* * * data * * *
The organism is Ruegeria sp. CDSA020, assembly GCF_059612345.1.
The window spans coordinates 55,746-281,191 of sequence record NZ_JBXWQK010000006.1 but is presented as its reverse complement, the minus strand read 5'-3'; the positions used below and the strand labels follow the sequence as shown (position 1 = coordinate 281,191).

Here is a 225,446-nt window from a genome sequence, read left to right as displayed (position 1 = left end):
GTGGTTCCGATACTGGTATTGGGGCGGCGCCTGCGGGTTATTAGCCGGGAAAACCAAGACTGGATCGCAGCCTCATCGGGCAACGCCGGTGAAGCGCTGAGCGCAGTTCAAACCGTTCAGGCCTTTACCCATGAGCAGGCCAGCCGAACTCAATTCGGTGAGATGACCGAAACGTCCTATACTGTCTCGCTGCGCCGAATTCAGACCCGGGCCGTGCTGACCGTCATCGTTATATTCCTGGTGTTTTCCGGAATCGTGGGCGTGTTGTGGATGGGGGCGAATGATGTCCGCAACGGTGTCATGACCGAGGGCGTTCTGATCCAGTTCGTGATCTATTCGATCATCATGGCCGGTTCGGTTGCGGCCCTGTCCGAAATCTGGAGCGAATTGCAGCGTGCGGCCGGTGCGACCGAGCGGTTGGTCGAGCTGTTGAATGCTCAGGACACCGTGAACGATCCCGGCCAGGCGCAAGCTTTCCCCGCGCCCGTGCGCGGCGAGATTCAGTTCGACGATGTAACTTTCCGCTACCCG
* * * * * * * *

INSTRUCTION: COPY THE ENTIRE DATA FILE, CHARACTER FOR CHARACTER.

The organism is Ruegeria sp. CDSA020, assembly GCF_059612345.1.
The window spans coordinates 55,746-281,191 of sequence record NZ_JBXWQK010000006.1 but is presented as its reverse complement, the minus strand read 5'-3'; the positions used below and the strand labels follow the sequence as shown (position 1 = coordinate 281,191).

Here is a 225,446-nt window from a genome sequence, read left to right as displayed (position 1 = left end):
GTGGTTCCGATACTGGTATTGGGGCGGCGCCTGCGGGTTATTAGCCGGGAAAACCAAGACTGGATCGCAGCCTCATCGGGCAACGCCGGTGAAGCGCTGAGCGCAGTTCAAACCGTTCAGGCCTTTACCCATGAGCAGGCCAGCCGAACTCAATTCGGTGAGATGACCGAAACGTCCTATACTGTCTCGCTGCGCCGAATTCAGACCCGGGCCGTGCTGACCGTCATCGTTATATTCCTGGTGTTTTCCGGAATCGTGGGCGTGTTGTGGATGGGGGCGAATGATGTCCGCAACGGTGTCATGACCGAGGGCGTTCTGATCCAGTTCGTGATCTATTCGATCATCATGGCCGGTTCGGTTGCGGCCCTGTCCGAAATCTGGAGCGAATTGCAGCGTGCGGCCGGTGCGACCGAGCGGTTGGTCGAGCTGTTGAATGCTCAGGACACCGTGAACGATCCCGGCCAGGCGCAAGCTTTCCCCGCGCCCGTGCGCGGCGAGATTCAGTTCGACGATGTAACTTTCCGCTACCCG